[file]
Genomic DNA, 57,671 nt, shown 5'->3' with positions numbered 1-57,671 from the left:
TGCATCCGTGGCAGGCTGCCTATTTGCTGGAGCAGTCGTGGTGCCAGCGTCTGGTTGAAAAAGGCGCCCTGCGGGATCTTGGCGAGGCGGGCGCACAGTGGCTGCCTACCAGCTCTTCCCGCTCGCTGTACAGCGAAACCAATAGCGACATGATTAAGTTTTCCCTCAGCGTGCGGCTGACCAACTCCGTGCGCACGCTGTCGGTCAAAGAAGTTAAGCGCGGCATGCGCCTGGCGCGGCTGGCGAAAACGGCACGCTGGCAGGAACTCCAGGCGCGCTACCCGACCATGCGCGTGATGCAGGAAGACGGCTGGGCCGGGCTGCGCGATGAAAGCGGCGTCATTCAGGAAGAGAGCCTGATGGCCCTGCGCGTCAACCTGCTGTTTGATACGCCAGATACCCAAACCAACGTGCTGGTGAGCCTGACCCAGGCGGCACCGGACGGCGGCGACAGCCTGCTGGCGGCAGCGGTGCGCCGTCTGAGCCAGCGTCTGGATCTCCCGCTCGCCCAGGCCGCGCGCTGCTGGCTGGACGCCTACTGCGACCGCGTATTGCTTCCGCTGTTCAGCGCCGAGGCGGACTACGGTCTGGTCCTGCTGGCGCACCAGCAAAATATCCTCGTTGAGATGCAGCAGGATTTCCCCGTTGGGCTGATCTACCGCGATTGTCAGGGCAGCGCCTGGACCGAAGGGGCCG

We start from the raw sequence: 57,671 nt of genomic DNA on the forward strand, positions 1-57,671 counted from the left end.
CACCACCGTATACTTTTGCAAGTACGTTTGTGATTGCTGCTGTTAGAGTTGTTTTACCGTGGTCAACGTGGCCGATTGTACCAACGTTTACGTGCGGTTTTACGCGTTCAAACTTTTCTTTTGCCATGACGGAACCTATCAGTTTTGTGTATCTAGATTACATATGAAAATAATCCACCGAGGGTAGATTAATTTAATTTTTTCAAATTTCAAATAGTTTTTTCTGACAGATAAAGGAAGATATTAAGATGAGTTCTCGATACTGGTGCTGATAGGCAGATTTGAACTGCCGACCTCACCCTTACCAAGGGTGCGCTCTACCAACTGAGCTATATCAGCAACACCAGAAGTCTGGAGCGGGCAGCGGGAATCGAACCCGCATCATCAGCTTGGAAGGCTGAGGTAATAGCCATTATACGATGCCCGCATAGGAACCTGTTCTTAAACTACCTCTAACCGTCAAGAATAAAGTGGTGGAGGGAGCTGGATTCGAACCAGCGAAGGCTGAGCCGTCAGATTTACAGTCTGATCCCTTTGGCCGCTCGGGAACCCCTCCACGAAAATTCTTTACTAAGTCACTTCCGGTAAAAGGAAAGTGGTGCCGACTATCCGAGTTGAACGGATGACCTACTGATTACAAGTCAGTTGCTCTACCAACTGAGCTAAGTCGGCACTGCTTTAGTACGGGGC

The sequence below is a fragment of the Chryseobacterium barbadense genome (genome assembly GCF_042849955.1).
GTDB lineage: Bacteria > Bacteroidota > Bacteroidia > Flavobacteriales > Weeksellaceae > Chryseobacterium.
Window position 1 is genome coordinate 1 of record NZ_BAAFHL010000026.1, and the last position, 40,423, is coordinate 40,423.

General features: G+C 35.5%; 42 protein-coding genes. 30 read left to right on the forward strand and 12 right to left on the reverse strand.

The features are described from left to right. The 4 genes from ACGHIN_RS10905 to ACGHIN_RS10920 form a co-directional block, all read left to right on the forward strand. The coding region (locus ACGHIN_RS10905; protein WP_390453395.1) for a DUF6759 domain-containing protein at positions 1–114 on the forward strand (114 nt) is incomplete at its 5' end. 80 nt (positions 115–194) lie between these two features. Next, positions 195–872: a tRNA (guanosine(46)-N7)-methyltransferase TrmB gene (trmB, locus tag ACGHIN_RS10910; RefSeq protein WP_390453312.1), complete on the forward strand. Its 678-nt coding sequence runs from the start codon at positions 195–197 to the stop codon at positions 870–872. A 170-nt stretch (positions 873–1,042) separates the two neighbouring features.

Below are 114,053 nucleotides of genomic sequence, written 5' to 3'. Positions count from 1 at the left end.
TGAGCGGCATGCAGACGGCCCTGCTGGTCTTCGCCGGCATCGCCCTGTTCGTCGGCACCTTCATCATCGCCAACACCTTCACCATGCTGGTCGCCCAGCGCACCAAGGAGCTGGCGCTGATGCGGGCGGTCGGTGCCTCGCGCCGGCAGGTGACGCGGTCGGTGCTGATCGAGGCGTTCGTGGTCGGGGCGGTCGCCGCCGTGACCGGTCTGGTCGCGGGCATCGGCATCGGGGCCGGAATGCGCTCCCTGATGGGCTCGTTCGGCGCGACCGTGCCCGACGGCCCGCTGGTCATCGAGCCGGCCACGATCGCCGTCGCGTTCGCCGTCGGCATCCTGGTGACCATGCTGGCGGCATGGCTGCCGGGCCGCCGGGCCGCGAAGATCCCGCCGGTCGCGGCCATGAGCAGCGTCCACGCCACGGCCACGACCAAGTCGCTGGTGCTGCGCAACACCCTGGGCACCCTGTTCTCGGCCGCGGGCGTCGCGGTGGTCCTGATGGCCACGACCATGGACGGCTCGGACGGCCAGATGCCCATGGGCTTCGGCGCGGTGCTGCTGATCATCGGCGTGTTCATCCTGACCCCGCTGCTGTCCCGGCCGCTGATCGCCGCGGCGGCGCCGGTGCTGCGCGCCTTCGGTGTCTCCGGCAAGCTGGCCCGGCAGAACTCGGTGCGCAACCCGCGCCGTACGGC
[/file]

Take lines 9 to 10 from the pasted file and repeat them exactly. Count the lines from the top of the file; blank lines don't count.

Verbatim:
The features are described from left to right. The 4 genes from ACGHIN_RS10905 to ACGHIN_RS10920 form a co-directional block, all read left to right on the forward strand. The coding region (locus ACGHIN_RS10905; protein WP_390453395.1) for a DUF6759 domain-containing protein at positions 1–114 on the forward strand (114 nt) is incomplete at its 5' end. 80 nt (positions 115–194) lie between these two features. Next, positions 195–872: a tRNA (guanosine(46)-N7)-methyltransferase TrmB gene (trmB, locus tag ACGHIN_RS10910; RefSeq protein WP_390453312.1), complete on the forward strand. Its 678-nt coding sequence runs from the start codon at positions 195–197 to the stop codon at positions 870–872. A 170-nt stretch (positions 873–1,042) separates the two neighbouring features.

Below are 114,053 nucleotides of genomic sequence, written 5' to 3'. Positions count from 1 at the left end.